Book Talk: 'The Caves of Steel' by Isaac Asimov - Warped Factor - Words in the Key of Geek.

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Book Talk: 'The Caves of Steel' by Isaac Asimov

Alexander Wallace visits Spacetown.
Few thinkers have defined robots as we conceive them as Isaac Asimov. He is the man who bequeathed upon science fiction those three sacred rules that many still use, consciously or unconsciously, when writing robots:
  • First Law: A robot may not injure a human being or, through inaction, allow a human being to come to harm.
  • Second Law: A robot must obey the orders given to it by human beings except where such orders would conflict with the First Law.
  • Third Law: A robot must protect its own existence as long as such protection does not conflict with the First or Second Law.
These are rigid laws that Asimov spent much of his career discussing and deconstructing; having read I, Robot, I would say that his interrogations of those laws to be almost lawyerly in their precision. But we shall not be discussing that book today. Instead, we shall look at when the laws of robotics intersect with laws governing human conduct.

Such is The Caves of Steel, published in 1953. It was Asimov’s attempt to show that science fiction stories could have any sort of plot, including mystery plots. As we can see from its legions of imitators since, Asimov can be fairly said to have proved his point.
The Caves of Steel is set in New York, some centuries from now (or when Asimov wrote it, at least), where the city is encased in a massive dome. Earth has been left a backwater as the worlds that humanity has colonized have become economic powerhouses with the assistance of large-scale use of robots. One of the major locations within the book is Spacetown, a neighborhood run by spacers (as they are called) in an arrangement that reminds me strongly of the foreign concessions in Shanghai and Tianjin in the 19th century. Angry at their success, Earthlings now hold immense hatred for robots, and are known to murder them on sight.

Things become heated when a roboticist is killed in Spacetown by an unknown assailant. Assigned to this case tinged with sectarianism are Elijah Baley, NYPD detective and anti-robot activist, and R. Daneel Olivaw, a robot selected to be Baley’s partner by the Spacetown authorities. The two provide such a fantastic glimpse into this future, this New York, as they grind against one another in motivations and methods. It really was an inspired choice on Asimov’s part; it allows for the detail-oriented nature of the detective story to interact with the worldbuilding-heavy nature of this sort of science fiction, and it absolutely works.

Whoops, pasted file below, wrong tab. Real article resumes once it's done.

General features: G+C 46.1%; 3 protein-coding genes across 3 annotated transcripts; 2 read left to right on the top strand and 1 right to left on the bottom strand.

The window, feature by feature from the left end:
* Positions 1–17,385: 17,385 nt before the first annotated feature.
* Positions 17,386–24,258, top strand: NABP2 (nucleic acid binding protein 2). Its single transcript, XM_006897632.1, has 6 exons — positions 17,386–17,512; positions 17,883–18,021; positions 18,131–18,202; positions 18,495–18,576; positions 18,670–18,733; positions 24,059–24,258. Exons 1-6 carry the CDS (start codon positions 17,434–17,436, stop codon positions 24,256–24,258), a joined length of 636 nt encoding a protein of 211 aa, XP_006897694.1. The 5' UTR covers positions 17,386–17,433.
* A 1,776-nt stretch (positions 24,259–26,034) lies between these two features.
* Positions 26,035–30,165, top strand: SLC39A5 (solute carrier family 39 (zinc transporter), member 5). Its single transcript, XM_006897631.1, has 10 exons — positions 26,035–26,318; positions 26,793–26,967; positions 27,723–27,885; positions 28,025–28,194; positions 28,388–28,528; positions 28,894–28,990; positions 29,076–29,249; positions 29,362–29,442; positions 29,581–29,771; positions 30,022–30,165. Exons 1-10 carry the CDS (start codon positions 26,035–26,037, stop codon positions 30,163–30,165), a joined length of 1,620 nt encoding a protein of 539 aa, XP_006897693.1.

I know it’s practically a cliche to say this, but in this book New York is a character itself. It is a sprawling sea of tenements in a future that the cover would lead you to believe is serene, and massive underground passageways. This is at its absolute best when Baley opts to return to one of his adolescent pastimes in running down passenger conveyor belts; it’s a sequence that demands to be put on screen.

The Caves of Steel single-handedly showed the world what science fiction can do. It is a book that succeeds in being both deeply human and showing how inhuman our creations can be. It showed the sheer variety of plot that science fiction can handle, and breathed new life into robots in literature. It is an impressive book, and one that all who like science fiction should read as soon as possible.

Alexander Wallace is an alternate historian, reader, and writer who moderates the Alternate History Online group on Facebook and the Alternate Timelines Forum on Proboards. He writes regularly for the Sea Lion Press blog and for NeverWas magazine, and also appears regularly on the Alternate History Show with Ben Kearns. He is a member of several alternate history fora under the name 'SpanishSpy.'

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